Documentarian Jessica Sanders' film After Innocence follows the lives of nine wrongfully convicted prisoners who, after years of false imprisonment, are released with the help of newly introduced DNA evidence. The stories of these men are moving, and the vibrancy of their characters in spite of years of torment is inspirational. They not only face the traumas of prison, but even after exoneration are subject to the same struggles of reintegration that face any released prisoner. Their records are not expunged, they receive no compensation and few get even a simple apology.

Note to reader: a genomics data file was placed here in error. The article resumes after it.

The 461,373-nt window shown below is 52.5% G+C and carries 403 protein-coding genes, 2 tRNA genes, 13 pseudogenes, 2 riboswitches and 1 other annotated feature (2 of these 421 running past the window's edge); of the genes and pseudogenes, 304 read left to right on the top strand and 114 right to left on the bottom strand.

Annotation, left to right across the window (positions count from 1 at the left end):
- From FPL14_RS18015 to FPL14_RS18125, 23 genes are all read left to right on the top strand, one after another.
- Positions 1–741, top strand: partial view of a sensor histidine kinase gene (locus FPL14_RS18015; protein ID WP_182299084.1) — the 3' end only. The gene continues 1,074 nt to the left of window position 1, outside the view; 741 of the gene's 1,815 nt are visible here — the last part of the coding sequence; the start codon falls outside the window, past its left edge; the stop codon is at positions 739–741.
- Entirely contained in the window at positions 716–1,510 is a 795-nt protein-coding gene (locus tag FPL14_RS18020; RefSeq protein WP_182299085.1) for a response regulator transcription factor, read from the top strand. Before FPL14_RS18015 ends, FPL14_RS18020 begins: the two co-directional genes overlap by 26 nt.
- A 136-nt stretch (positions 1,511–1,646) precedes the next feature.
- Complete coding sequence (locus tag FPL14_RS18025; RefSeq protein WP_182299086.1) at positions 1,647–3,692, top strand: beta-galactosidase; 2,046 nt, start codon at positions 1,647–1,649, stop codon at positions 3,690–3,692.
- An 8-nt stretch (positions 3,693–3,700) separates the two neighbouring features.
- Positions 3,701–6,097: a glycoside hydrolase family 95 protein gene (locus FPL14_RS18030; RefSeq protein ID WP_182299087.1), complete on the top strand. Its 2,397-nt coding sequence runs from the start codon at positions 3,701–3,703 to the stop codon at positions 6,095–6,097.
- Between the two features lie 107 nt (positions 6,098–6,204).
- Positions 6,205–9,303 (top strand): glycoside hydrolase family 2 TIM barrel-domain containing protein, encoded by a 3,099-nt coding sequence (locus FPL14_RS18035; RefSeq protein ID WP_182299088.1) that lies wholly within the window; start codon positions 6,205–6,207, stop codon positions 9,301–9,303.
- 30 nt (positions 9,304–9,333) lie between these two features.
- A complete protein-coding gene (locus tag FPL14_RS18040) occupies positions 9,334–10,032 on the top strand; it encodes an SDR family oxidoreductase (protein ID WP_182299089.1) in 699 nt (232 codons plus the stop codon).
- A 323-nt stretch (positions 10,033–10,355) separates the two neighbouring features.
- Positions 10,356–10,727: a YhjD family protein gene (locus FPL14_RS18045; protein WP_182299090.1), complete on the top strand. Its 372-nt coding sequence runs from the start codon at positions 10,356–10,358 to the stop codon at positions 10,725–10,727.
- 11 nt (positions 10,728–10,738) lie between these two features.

With the aid of the Innocence Project, a foundation to help exonerate wrongfully accused convicts, these men fight for the basic civil rights that have been robbed of them through no fault of their own but rather a fault in the system. The stories are especially alarming because of the seeming randomness of these men's convictions and their initial faith that justice would prevail. The film's primary struggle is its attempt to balance focus between the valuable services that the Innocence Project provides and the still daunting adversity that its protagonists face even after their exoneration. In all, After Innocence is powerful in its frightening depiction of the oft-overlooked flaws in the criminal justice system.